Info Only interface , that can be used if the end
of test is known beforehand (event sequence is predefined). 

Note that these tests are not just set of user instructions
'do this - verify that', they include test code that can do most of

Java ME Specifics and Solutions

PJava story - first TCK alt bundle

Interactive tests created for Java SE TCKs are usually
interactive applications, that run on the platform under test and show
user instructions and test panel in a single window. This approach does
not always work for Java ME for many reasons. First time we started
doing interactive tests in the world of consumer devices, that was
Personal Java, we found that tests we created can not be
passed on PJava devices with single Frame limitation and small screen -
test instructions and test panel were placed in the container without
scrolling capabilities, these 'Done' and 'Yes/No' buttons may not
appear on screen in some circumstances. To address this we issued first
'alternative TCK test bundle' that just enabled scrolling. After that
passing of interactive tests became possible, though not convenient.
Check how


interface looks like on
with Truffle toolkit. The scheme of these interactive tests is the one
that is still used in Java SE TCKs, can be described as follows:

style="width: 252px; height: 212px;"
alt="Siple interactive test"

style="font-weight: bold;">Figure I. Simple Interactive Test.

style="float: right;"
alt="MIDP10 test" src=""

MIDP TCK 1.0 interactive tests

Interactive tests for MIDP TCK 1.0 were executed using the
mechanism as regular
automated tests, the difference was that interactive tests expected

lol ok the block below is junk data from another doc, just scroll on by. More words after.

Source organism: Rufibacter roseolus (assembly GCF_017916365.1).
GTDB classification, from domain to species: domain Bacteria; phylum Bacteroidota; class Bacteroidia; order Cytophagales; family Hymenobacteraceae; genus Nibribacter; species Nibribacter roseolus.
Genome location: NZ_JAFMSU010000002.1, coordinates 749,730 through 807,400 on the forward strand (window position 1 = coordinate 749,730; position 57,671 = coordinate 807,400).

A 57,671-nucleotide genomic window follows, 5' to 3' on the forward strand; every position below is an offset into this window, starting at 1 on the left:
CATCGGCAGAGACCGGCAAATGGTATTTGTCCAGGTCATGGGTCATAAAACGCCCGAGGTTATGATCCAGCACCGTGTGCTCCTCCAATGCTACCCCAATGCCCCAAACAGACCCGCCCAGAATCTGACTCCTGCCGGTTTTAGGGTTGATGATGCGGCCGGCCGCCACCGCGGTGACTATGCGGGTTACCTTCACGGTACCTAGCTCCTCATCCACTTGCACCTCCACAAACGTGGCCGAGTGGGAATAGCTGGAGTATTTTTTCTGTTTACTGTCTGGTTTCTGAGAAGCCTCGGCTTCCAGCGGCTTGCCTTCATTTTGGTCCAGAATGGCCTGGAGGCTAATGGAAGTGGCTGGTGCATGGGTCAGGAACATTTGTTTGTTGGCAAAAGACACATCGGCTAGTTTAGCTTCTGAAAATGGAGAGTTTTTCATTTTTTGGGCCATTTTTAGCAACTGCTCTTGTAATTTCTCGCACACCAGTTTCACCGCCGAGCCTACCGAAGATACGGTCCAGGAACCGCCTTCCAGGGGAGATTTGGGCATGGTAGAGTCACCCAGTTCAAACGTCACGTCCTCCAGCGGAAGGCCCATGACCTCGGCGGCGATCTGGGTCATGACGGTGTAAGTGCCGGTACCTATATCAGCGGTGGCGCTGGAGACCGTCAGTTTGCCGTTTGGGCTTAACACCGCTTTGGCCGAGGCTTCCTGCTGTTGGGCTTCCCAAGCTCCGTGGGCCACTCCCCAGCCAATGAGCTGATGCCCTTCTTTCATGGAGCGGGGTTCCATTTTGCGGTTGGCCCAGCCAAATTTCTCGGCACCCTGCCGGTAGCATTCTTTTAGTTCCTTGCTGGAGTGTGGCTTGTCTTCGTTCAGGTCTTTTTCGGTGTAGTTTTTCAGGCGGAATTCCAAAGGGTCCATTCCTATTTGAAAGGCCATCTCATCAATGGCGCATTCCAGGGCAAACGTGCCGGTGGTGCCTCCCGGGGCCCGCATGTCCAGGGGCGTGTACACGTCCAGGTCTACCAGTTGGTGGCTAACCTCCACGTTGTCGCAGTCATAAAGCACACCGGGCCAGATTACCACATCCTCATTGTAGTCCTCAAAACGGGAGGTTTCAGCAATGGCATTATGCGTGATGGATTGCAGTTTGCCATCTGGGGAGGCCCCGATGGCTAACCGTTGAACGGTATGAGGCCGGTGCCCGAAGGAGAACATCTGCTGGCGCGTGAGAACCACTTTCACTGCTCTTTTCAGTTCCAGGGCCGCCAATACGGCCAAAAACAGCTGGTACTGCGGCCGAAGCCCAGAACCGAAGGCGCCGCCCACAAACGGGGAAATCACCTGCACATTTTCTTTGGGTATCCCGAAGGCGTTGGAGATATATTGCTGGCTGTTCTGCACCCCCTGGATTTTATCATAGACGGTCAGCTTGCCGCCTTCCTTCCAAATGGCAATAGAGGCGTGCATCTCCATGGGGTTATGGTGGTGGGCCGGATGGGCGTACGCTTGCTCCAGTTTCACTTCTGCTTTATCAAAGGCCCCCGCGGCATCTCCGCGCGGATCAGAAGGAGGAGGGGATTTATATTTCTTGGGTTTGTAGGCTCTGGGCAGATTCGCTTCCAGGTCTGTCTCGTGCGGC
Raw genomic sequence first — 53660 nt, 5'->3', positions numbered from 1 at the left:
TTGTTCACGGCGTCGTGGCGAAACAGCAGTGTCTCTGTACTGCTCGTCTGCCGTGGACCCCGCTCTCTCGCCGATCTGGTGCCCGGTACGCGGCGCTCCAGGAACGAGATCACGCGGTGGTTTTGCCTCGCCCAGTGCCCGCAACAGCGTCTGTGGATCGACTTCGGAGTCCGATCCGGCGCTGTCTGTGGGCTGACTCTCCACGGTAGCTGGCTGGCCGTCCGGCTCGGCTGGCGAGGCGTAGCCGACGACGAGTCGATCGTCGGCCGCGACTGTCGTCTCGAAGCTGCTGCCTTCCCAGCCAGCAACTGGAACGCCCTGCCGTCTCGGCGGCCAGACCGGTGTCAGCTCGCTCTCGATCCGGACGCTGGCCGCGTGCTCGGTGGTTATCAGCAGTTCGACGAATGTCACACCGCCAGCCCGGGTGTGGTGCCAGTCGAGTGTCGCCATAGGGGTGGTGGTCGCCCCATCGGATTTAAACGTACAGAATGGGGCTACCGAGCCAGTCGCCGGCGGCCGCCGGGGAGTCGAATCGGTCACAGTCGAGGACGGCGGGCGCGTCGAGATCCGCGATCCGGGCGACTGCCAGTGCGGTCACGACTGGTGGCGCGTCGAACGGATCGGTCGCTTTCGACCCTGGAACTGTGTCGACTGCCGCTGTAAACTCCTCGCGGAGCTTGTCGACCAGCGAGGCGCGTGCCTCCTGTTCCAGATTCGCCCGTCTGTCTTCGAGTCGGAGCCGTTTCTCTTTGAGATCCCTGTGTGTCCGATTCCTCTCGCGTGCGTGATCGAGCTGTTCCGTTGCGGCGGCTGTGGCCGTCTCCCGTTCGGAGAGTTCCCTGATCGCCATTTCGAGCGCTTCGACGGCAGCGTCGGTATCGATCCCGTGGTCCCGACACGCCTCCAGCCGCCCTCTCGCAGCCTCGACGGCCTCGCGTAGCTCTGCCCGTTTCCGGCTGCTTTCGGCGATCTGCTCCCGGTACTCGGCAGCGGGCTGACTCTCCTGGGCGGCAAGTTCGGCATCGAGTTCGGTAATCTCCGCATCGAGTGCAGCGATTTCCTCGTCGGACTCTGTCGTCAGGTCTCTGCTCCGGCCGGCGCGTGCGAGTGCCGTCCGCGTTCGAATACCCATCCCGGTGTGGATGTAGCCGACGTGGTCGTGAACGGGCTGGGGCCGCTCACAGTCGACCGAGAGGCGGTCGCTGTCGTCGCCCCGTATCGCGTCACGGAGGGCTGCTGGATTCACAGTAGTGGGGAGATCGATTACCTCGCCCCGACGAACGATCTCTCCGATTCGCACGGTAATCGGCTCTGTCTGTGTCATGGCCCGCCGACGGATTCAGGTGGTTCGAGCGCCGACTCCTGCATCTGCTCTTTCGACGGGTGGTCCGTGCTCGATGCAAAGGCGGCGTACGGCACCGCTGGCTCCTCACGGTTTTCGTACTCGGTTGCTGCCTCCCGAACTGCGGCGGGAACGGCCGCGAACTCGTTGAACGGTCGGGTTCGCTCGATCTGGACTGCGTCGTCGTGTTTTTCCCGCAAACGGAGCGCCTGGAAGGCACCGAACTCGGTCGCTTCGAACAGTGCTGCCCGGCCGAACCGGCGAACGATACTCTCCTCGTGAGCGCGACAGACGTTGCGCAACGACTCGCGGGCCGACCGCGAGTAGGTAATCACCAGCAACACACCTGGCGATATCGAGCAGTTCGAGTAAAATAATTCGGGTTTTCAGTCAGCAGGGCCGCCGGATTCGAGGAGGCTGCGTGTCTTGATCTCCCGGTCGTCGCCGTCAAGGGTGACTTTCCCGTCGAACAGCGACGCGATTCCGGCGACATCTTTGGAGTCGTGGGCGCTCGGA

some user actions and were grouped together for convenience. These
tests were developed using
brand-new MIDP API and same approach that was used in JCK and PJCK.
Instructions, test panel, all user interface components
of these tests were displayed on the micro screen of MIDP 1.0 micro
devices. Given big number of interactive tests, that were necessary to
verify MIDP 1.0 GUI API, running MIDP 1.0 TCK on a regular
basis during the development process, was a headache.

You can see the screen shot of the MIDP 1.0 emulator to the
right. Click
on it to see the sequence of screens that constituted the
MIDP TCK 1.0 interactive test. As you can see, there is a big
number of
interactions, that are not related to execution of the test but for
scrolling, switching controls etc.

click here src="">

Distributed Interactive test framework

MIDP TCK 2.x interactive tests

To address this problem of inconvenience of interactive tests
on MIDP devices with small screen, the solution was very simple and
usability improvement was huge. Briefly, these tests were rewritten to
using Distributed Test library to have minimal functionality on the
device and have user instructions and controls, related to the test
logic, on the server part. Now to run tests on the device one need to
stare to the desktop monitor, read instructions, press some
buttons on the desktop, for example, to initiate tested process on the